I bloody love instruction manuals. To me, part of the joy of getting a game - particularly something from the 8-bit or 16-bit era - was getting to ride home and pore over every single nugget of information while innumerable polythene bags fluttered around you in the breeze.
It always felt like a slightly-panicked attempt to memorise the operations manual of some unknown battlefield, into you were about to be hurled helpless and widdling.
It was a bubble. Home computer "manuals" of the 80s were largely slapdash, perfunctory lists of buttons to press, while the 21st century has seen both the death of the traditional instruction manual and its beautiful, hand-painted art.
Full circle, as it were - we've gone from retro gamers being expected to figure things out on their own because that's part of the fun, through to modern gamers being expected to figure things out because Nolan North is screaming in your ear while a controller prompt the size of an Austin Maestro smashes repeatedly into your face.
But you... yes, YOU, Biffo! You were already well into your video games by the time manuals hit their prime, and you also (if PR were feeling kind) used to get their games early, albeit often shorn of all their packaging and begrudgingly slammed through the letterbox inside a hessian sack full of cat sick.
What's your take on manuals? Did you ever bother with them? Were they worth it then? Would they be worth it now? And did you ever own an Austin Maestro?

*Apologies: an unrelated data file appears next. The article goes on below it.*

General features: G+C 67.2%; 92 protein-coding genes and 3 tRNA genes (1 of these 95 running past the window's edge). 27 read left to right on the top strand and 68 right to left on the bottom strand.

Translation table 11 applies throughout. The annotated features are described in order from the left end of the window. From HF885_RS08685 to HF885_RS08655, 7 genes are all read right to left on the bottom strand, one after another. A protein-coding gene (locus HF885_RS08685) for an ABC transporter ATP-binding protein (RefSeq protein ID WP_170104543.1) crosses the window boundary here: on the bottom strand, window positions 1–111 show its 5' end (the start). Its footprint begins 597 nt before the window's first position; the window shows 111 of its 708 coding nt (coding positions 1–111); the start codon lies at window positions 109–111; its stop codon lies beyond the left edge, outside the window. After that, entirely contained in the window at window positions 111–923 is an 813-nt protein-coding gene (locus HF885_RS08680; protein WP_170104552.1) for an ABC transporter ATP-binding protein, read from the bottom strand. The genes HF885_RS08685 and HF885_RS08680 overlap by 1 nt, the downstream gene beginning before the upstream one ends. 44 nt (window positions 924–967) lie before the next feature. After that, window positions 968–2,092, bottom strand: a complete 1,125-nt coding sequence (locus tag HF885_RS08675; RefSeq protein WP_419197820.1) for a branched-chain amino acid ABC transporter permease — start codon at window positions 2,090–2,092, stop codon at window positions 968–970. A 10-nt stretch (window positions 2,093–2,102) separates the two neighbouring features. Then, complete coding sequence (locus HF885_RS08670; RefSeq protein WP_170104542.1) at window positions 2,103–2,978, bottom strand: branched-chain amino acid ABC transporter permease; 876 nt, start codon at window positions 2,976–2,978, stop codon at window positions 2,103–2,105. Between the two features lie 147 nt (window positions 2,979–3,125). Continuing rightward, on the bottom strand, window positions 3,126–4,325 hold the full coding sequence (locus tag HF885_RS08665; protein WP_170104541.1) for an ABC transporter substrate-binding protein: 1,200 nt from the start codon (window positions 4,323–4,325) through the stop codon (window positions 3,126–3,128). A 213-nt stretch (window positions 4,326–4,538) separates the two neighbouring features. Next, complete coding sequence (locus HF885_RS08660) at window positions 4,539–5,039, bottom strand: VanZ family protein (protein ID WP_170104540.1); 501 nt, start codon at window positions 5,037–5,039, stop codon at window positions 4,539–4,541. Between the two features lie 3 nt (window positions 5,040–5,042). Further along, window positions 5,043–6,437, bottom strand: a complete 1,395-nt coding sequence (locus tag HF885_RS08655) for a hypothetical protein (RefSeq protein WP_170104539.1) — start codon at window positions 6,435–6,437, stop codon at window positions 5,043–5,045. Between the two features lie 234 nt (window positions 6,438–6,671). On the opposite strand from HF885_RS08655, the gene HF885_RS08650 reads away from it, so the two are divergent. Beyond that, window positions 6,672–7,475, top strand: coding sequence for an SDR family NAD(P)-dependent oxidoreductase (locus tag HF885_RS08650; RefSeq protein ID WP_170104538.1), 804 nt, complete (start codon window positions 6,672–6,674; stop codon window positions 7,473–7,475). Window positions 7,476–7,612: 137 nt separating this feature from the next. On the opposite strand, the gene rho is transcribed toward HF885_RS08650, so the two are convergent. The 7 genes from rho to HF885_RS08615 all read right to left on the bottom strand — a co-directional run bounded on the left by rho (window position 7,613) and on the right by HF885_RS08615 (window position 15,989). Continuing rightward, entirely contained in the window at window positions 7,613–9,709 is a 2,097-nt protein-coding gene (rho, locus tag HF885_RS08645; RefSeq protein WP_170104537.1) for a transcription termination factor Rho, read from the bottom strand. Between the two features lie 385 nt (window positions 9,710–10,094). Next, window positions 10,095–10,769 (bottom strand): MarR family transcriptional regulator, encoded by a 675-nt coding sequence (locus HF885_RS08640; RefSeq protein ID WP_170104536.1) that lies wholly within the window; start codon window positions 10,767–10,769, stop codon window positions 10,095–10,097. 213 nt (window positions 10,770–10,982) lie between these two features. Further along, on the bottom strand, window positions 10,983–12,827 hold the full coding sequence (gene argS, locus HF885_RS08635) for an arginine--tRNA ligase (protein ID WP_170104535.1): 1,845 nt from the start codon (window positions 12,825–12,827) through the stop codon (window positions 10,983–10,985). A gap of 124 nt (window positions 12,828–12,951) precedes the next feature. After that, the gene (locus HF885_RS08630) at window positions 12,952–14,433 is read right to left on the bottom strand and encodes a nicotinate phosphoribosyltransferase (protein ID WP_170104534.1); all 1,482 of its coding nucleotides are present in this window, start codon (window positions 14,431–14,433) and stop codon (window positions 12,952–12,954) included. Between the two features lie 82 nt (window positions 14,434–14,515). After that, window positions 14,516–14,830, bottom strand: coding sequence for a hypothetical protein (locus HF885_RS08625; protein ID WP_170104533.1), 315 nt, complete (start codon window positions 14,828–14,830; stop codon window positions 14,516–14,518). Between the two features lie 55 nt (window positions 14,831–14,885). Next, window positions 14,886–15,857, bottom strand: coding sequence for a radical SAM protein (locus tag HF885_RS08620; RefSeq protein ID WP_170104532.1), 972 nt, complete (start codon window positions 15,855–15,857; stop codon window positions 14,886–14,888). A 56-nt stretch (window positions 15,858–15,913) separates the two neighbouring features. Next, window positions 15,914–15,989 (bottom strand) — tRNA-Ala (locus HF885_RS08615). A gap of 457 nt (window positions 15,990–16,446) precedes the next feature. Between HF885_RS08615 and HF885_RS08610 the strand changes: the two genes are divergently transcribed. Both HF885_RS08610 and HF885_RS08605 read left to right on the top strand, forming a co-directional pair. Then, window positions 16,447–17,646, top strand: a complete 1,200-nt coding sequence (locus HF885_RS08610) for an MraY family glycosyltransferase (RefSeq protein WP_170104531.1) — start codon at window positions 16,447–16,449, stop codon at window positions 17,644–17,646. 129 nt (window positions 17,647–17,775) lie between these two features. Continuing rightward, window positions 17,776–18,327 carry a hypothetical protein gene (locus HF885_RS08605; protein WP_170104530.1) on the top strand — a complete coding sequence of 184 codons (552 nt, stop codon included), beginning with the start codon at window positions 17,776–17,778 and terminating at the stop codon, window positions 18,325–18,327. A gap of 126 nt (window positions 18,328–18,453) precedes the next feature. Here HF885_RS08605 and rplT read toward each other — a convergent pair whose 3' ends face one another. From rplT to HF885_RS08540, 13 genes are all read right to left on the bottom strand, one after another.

Austin Maestro? No. I have never owned an Austin anything. Mostly Fords/dad cars. My last one was a Mondeo I called Jocelyn. I wept when she left me. Now I've got a Vauxhall Zafira called Rothers, who cost me £950 last week, when he failed his MOT for being very old. Yes. Yes I do give names to my cars. What of it?
That's almost as dull a response as the one about lawnmowers. What's going on here?
If you had to eat any video game creature, what would it be? Your answer should be based on flavour and nutritional value, rather than any emotional ill will you harbour for said creature.
Firstly, what's your perfect Sunday? Alternatively, what's your favourite sundae?
Sean "Sunday(e?) Robinson
In gaming, as in life, there are inescapable truths. Hardware companies and football game developers will always squander their lead through arrogant complacency. Nintendo will always do the opposite of what you expect, for better or worse. Graphics that look great on the box will always outsell gameplay that can't be explained in two words. These would be unwritten rules if they weren't so frequently written about.
Up until last June, one of those rules would have been "There'll never be a Shenmue 3." It was the ultimate pipe dream, a lost cause, a horse beaten so far beyond death by delusional fans that where a horse once lay there was now a sign reading "Sorry, we moved your horse because it was long dead and the maggots were putting us off our scones, but we didn't want to interrupt your flogging as you appeared to be having so much fun."